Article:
The chicken pot pie plate looked amazing. The mashed potatoes were good and the gravy was probably some of the best brown gravy I have had in a very long time--salty and rich and perfect. The pie itself had a nice flaky crust and was also delightfully rich with large chunks of chicken.

The Dutch Treat was quite good. The sandwich was nice and thick with good quality ham sliced incredibly thin and layered with Swiss cheese. It could go toe-to-toe with any Canter's deli sandwich (although the pickle wasn't as good). The french fries were standard restaurant fries and therefore good. The "spicy" red cabbage was interesting. It wasn't "spicy" it just had a strong bite from the vinegar. It was also very good.

Goody's definitely won us over truly with the food. It was hearty American diner food that delivered comfort and deliciousness.

As we were eating, patron number 10 arrived: an older gentleman who sat down at a booth kitty corner to us. The waitress commented that she thought he hated that booth. He shrugged and said "Might as well." He ordered coffee and a slice of pie. I want to be that old man when I'm an old man.

Our pie options were limited to two by this time of night: chocolate cream and custard. We split a slice of chocolate. I have to say, chocolate cream pie is probably my least favorite pie. At its best, it tastes like really good Jell-O pudding on a flaky crust and at its worst, it tastes like off-brand pudding on a piece of crap. This was a good piece of pie.

Talking more with our waitress, we learned a bit more of the history of Goody's. The current owner, Salvador, started at Goody's as a busboy at the age of 14. He moved up to being a baker and then eventually bought the restaurant. It's the American dream. Sadly, he couldn't afford to buy the land and now Goody's was least at this location.

The owner is already hard at work building a new Goody's just down the road in El Monte. Next to the courthouse and the city hall, Goody's will live again. The story does have a happy ending, although I can't imagine what its like to look at the building you grew up in and have to walk away. I suppose, though, that someone else will be living their own version of the American Dream when the building reopens as a noodle bar or Vietnamese sandwich shop.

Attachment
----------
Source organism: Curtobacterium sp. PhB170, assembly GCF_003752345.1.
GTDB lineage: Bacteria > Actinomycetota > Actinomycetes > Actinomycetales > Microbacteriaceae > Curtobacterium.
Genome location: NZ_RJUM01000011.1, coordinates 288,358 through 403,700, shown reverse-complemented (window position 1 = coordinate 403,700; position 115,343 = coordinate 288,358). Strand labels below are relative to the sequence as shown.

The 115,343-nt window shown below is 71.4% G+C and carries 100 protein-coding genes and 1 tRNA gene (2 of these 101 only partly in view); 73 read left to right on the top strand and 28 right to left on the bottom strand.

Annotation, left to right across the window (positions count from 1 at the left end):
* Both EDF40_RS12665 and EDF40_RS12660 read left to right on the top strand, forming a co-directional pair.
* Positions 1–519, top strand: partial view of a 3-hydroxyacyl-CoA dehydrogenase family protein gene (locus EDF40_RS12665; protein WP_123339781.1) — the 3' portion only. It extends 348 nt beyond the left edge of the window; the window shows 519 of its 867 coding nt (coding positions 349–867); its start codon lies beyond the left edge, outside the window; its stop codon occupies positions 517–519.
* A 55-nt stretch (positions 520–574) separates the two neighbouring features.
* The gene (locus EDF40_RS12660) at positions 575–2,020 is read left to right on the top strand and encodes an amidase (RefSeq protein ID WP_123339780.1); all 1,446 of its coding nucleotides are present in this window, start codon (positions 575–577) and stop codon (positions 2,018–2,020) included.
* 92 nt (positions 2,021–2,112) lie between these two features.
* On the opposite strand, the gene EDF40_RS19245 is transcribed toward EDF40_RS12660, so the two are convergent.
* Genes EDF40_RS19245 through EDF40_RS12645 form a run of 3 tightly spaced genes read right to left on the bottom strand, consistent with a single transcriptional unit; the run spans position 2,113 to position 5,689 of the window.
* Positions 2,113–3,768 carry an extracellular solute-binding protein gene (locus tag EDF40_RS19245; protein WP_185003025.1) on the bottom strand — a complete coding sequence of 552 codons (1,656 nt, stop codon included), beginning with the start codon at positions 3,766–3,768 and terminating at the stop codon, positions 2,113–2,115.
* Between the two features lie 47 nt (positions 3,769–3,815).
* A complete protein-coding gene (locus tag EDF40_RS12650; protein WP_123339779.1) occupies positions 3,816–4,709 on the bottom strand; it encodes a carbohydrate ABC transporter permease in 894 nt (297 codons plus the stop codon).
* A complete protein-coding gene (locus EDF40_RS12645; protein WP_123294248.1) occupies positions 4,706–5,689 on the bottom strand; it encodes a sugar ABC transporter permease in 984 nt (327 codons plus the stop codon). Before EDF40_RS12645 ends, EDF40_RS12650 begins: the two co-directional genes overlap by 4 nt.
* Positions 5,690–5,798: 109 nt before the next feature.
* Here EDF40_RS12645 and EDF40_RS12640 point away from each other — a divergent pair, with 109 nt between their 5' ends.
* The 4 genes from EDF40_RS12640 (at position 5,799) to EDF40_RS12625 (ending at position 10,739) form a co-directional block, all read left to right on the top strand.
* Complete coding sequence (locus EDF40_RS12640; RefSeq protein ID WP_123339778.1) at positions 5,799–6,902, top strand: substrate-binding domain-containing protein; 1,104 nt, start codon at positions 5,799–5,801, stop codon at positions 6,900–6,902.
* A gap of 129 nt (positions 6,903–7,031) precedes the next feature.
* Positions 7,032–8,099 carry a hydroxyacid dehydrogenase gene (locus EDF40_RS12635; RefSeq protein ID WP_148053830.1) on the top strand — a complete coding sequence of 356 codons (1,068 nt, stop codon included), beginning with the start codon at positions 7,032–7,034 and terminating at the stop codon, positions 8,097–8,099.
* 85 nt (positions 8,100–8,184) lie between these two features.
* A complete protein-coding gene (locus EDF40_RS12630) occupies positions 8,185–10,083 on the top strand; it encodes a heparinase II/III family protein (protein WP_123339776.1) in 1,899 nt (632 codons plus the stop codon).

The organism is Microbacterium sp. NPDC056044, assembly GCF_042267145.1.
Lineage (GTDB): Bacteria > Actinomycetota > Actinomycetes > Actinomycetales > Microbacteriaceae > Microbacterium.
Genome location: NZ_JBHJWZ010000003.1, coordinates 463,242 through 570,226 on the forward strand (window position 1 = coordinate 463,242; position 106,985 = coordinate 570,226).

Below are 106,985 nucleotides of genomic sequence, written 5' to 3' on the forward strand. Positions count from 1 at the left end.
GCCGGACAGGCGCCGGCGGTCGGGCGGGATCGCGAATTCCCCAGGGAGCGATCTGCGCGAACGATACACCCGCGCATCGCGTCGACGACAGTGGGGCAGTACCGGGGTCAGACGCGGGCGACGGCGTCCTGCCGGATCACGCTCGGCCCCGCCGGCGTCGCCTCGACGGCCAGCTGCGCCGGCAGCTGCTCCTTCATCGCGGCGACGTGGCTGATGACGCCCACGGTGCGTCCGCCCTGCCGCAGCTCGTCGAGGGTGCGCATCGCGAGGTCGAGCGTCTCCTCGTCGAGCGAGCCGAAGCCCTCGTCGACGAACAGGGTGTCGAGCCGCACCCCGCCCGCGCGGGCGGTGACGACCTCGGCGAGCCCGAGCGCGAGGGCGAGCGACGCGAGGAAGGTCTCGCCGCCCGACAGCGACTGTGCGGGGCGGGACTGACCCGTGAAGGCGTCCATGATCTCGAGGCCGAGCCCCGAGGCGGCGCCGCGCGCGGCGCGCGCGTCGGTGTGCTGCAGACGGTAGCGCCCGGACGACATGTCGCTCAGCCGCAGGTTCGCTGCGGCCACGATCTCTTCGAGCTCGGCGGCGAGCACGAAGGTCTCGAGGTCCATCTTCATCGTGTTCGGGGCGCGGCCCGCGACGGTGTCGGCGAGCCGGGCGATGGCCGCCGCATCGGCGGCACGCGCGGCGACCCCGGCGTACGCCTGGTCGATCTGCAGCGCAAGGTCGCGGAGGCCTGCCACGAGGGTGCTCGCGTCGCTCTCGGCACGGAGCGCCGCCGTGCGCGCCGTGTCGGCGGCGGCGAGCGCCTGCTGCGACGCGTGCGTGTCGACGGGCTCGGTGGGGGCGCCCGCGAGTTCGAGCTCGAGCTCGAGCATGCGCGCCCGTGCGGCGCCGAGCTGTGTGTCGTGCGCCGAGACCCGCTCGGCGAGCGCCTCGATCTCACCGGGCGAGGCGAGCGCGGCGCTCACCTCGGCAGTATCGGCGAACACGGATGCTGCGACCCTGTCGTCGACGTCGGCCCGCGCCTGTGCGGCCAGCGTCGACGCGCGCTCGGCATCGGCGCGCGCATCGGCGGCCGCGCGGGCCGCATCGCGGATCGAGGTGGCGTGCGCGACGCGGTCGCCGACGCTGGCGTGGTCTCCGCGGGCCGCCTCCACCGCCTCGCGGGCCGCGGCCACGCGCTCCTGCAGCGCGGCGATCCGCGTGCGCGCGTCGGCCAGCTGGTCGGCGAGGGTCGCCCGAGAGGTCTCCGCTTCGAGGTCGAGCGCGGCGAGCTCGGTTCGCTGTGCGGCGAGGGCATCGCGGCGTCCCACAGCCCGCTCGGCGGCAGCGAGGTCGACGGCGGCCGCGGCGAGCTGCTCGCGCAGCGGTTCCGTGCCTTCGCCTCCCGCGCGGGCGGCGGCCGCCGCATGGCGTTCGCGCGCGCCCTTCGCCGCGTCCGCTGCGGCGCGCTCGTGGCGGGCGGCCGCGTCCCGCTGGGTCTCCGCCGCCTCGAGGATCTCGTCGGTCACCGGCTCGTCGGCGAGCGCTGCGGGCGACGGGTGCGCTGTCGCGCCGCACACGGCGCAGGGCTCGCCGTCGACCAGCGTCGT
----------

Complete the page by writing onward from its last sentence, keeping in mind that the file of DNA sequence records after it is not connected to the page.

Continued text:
You have one last chance to see the original Goody's location in all its diner glory today, 1-26-2010. They will be serving breakfast and lunch and possibly even dinner for the last time. I would call ahead since our waitress said they will most likely close early today.

Food: Good.
Service: Friendly
Price: $6-10
Pie: Various.

For today only-
Goody's Restaurant
865 E. Las Tunas Dr
San Gabriel, CA 91776
(626) 286-3515

Opening in February


Anonymous said...
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Pete said...

I was sad to read this. Old-timey places like this are getting pretty rare in So Cal.

Larry said...

Nice piece on Goody's. Any idea what is going to happen to the sign? Hope it migrates down to the new location.

Anonymous said...

My family dined here since 1967(my parents had their first meal here as a couple), I was born in 1970, and had my first holiday gift from Salvador(I still have it!)...we ate here every Sunday morning, but the last time we ate here was just three months ago, and now we can't even get a menu as a souvenir...

Sigh, I'm gonna miss this location...thanks for the memories, Goody's...see you in El Monte!

Monty in Duarte, CA

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Anonymous said...

I've been to the new location and the food is as good as it was in San Gabriel. All the same people are there too. I've been going to Goody's since I was a young child. I still remember meeting relatives there in the early 1970s. I was bringing my family until they closed and now we all go to the new location. It's a bit farther but worth it.